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Editorial: AM&A’s is an unsightly obstruction

The former AM&A’s department store structure on Washington Street inherited a dubious title three years ago. After developer Douglas Jemal bought Seneca One tower in 2016, the AM&A’s site once again became Buffalo’s most conspicuous vacant building.

It’s hard to miss the 10-story building, which sits north of M&T Bank’s headquarters, between the Main Place Mall and Hotel @ the Lafayette. A Chinese company based in New York City, Landco H&L, bought the department store complex in 2014, with plans to make it into a Wyndham-brand hotel with two restaurants, a nightclub, spa and other amenities.

Various infrastructure problems have delayed the project, which has left a prime block of Washington Street closed to southbound traffic for nearly two years. Buffalo Common Council President Darius Pridgen is among those whose patience is wearing thin, for good reason. The project needs to move forward, quickly.

Landco says progress is being made. The company has hired Savarino Cos. as the construction manager, to oversee the project and direct the general contractor, Loung Construction.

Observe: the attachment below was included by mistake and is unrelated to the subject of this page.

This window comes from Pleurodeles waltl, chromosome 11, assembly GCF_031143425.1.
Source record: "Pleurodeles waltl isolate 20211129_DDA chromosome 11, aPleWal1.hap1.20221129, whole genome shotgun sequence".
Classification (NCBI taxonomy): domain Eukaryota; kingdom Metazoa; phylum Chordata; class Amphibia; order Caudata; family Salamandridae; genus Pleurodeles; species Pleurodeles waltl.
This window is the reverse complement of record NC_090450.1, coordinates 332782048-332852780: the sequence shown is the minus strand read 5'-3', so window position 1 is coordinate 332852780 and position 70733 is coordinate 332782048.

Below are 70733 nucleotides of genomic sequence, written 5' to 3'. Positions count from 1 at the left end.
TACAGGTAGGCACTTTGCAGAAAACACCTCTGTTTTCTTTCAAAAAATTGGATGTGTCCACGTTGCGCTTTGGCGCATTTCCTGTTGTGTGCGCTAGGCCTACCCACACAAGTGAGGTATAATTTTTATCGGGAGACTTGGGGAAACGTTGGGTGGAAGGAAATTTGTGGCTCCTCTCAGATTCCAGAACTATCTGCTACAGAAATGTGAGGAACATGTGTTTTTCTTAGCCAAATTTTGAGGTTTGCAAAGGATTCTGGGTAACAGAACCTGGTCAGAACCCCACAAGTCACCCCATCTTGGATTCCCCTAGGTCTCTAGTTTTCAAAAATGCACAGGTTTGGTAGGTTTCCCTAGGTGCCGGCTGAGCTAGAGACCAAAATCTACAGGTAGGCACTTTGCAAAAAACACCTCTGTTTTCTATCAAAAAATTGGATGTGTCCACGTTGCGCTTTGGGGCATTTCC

Pridgen has said that the city may take legal action if the developer is unable to get the job done.

“This is just taking too long,” Pridgen said. “It’s disrupted traffic, and it’s created an eyesore and left a major building in downtown Buffalo vacant for many years.”

Since buying the property, Landco was slowed by cultural and language barriers, as well as physical ones. The $70 million project, classified as historic reuse, is centered in a building that required asbestos abatement and mitigation of mold problems that were the result of a major basement flood.

The building’s mechanical vault, an extension of the basement underground, has sustained water damage, rendering the sidewalk and part of the street unsafe. That’s why part of Washington Street is fenced off, with southbound traffic diverted to Clinton Street.

The developer and the city are reportedly in a dispute over who must pay for repairing the roadway and the underground vault.

This is a prime downtown block that includes the front entrance of Hotel @ the Lafayette. Washington also feeds south past Sahlen Field, KeyBank Center, LECOM Harborcenter and Canalside. Having the street closed, even for one block, is more than a small inconvenience.

Lining up financing for the project has also been a challenge for Landco, which apparently has little experience with ventures of this size. The company needed to line up a historic tax credit investor and a lender to supplement funding from its Chinese backers. A source told The News the tax credit investor is on board and Landco is talking with a construction lender.

Landco has refused requests for comment from The News but the company doesn’t have the option of refusing to take calls from city officials. If a solution is not found, legal action is a logical step. Further delays on the project work to no one’s benefit.

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